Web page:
People v. Goetz, 68 NY 2d 96 (1986)

Case Name: People v. Goetz
Citation: 68 NY 2d 96 (1986)

Facts: Goetz was indicted on attempted murder, assault, and other charges for having shot and wounded four youths on a New York City subway train. The youths had approached Goetz and asked him for $5. Goetz had previously been mugged on the subway and believed these youths were going to mug him. The defendant then shot all four of the youths from left to right with his unlicensed pistol. The fifth bullet in the gun he used on one of the boys who “seem[ed] to be all right” so Goetz gave him “another.” None of the youths died but the boy who was shot twice was left paralyzed and with brain damage.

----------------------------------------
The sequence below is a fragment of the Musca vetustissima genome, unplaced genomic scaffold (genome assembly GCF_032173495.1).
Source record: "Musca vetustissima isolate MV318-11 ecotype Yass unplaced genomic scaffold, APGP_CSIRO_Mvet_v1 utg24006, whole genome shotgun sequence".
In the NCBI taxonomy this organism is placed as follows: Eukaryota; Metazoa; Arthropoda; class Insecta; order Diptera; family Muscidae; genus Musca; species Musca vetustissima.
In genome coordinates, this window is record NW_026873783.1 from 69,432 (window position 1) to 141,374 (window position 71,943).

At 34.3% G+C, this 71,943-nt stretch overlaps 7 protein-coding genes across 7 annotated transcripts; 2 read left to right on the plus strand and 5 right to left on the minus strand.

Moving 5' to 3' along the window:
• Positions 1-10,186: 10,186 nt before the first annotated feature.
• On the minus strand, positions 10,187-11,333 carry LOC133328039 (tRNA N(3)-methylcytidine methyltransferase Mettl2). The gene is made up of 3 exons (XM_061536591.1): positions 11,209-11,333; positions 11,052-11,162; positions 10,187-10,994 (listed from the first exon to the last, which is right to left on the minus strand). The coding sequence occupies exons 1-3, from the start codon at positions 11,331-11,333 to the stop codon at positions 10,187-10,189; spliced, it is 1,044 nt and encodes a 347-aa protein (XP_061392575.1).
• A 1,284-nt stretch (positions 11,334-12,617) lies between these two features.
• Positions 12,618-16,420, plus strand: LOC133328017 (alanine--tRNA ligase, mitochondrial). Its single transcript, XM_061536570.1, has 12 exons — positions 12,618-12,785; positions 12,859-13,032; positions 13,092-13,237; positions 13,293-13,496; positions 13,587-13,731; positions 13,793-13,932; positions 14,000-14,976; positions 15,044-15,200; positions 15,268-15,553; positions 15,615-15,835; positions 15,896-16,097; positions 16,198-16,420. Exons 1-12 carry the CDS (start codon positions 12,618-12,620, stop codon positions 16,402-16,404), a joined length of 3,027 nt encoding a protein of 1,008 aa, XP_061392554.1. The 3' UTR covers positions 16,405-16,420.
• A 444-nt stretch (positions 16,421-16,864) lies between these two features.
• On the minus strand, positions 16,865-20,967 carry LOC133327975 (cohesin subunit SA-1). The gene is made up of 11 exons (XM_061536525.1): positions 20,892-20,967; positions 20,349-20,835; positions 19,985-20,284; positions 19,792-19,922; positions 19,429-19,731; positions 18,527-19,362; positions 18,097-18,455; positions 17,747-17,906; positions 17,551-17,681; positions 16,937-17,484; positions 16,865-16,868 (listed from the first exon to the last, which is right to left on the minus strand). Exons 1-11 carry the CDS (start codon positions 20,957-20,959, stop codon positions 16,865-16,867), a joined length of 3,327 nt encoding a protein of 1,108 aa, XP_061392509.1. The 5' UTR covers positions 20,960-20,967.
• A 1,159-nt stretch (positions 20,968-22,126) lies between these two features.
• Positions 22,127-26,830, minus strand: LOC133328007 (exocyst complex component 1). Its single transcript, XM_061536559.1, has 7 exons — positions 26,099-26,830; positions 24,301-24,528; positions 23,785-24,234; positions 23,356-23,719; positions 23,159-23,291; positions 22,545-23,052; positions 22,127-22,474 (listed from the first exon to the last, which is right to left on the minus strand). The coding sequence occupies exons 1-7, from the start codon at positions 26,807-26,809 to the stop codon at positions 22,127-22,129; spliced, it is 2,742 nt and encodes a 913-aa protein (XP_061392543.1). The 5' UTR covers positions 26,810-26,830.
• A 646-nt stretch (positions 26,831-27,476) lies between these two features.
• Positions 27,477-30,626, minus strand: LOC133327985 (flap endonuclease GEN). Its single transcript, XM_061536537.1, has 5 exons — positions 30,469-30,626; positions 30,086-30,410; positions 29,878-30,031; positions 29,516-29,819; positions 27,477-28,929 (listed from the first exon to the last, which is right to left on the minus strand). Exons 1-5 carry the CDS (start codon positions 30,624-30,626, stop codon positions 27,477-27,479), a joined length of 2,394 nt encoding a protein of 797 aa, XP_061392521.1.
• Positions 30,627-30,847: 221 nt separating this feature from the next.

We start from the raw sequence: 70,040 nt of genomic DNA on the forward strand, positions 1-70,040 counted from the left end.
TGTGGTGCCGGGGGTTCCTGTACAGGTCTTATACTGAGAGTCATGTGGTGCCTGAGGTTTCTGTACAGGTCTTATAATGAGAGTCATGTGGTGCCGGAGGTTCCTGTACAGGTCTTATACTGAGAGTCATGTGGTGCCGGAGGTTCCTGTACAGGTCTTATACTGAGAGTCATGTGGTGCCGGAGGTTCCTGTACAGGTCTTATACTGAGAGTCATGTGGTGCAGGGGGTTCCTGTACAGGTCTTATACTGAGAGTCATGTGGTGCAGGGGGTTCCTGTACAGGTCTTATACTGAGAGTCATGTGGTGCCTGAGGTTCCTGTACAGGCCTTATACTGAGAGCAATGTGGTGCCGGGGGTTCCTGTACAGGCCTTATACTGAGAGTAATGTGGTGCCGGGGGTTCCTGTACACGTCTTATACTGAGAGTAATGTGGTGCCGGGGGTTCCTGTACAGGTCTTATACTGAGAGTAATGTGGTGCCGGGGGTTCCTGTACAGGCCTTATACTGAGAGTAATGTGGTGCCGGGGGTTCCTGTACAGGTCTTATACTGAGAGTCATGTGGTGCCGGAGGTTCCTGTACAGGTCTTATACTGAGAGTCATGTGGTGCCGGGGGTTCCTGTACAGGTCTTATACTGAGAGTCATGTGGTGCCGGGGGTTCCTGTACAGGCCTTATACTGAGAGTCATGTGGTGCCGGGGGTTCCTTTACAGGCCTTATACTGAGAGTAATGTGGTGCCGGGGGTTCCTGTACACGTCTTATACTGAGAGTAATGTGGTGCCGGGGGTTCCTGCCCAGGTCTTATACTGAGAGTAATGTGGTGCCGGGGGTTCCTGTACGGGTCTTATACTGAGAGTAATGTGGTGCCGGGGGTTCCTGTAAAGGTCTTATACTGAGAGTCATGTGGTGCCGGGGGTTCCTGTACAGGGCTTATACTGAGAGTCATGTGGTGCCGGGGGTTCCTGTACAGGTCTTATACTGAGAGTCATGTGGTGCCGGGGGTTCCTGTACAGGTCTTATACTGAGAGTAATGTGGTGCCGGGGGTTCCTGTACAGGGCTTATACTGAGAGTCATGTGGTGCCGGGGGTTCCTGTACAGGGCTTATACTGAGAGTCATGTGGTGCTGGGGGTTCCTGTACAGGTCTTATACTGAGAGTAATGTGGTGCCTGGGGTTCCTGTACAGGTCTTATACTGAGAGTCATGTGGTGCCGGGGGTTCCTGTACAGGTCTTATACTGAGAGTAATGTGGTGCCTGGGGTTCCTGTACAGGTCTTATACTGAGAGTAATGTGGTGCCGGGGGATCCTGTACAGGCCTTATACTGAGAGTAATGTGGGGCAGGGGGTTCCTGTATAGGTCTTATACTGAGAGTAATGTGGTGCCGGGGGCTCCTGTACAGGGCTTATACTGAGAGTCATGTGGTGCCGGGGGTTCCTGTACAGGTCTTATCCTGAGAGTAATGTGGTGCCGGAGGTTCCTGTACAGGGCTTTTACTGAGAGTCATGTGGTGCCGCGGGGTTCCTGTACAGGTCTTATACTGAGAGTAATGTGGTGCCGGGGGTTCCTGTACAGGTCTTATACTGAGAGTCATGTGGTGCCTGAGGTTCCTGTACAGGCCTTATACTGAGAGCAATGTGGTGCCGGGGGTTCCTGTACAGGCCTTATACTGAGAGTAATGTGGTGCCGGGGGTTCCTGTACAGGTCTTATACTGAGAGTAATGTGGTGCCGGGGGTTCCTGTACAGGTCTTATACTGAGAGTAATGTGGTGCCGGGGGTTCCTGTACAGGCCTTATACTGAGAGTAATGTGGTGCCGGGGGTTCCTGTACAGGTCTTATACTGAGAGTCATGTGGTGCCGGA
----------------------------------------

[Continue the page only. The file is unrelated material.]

State’s argument: In evaluating the defendant’s self defense claim, the question is whether the defendant’s conduct was that of a reasonable man in the defendant’s situation.

Defendant’s argument: The use of the phrase “reasonably believes” in the penal code means that the analysis is from the point of view of the defendant and whether he reasonably believed he needed to act in self defense.

Holding: The state’s reading of the statute is proper.

Reasoning: The use of the word “reasonable” before belief shows that the drafters wanted to adopt an objective standard. The defendant’s own perceptions could completely exonerate him from any criminal liability.

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